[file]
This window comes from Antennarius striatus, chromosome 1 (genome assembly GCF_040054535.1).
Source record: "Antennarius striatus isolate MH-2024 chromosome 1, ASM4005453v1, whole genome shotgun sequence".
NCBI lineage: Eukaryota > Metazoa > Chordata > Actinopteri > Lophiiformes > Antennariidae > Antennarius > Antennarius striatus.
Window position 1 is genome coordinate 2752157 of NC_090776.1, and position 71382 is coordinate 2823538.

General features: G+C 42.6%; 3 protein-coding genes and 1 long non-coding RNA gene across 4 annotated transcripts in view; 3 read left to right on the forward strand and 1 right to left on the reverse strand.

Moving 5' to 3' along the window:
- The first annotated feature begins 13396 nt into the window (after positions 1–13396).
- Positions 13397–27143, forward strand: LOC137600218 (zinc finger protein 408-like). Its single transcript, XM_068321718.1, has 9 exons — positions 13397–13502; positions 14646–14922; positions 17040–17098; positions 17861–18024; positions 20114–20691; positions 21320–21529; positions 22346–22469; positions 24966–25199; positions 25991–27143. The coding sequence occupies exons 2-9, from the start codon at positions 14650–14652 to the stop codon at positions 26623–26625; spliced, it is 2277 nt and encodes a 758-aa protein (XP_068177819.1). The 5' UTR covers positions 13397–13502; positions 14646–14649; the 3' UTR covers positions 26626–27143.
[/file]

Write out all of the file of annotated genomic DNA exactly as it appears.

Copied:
This window comes from Antennarius striatus, chromosome 1 (genome assembly GCF_040054535.1).
Source record: "Antennarius striatus isolate MH-2024 chromosome 1, ASM4005453v1, whole genome shotgun sequence".
NCBI lineage: Eukaryota > Metazoa > Chordata > Actinopteri > Lophiiformes > Antennariidae > Antennarius > Antennarius striatus.
Window position 1 is genome coordinate 2752157 of NC_090776.1, and position 71382 is coordinate 2823538.

General features: G+C 42.6%; 3 protein-coding genes and 1 long non-coding RNA gene across 4 annotated transcripts in view; 3 read left to right on the forward strand and 1 right to left on the reverse strand.

Moving 5' to 3' along the window:
- The first annotated feature begins 13396 nt into the window (after positions 1–13396).
- Positions 13397–27143, forward strand: LOC137600218 (zinc finger protein 408-like). Its single transcript, XM_068321718.1, has 9 exons — positions 13397–13502; positions 14646–14922; positions 17040–17098; positions 17861–18024; positions 20114–20691; positions 21320–21529; positions 22346–22469; positions 24966–25199; positions 25991–27143. The coding sequence occupies exons 2-9, from the start codon at positions 14650–14652 to the stop codon at positions 26623–26625; spliced, it is 2277 nt and encodes a 758-aa protein (XP_068177819.1). The 5' UTR covers positions 13397–13502; positions 14646–14649; the 3' UTR covers positions 26626–27143.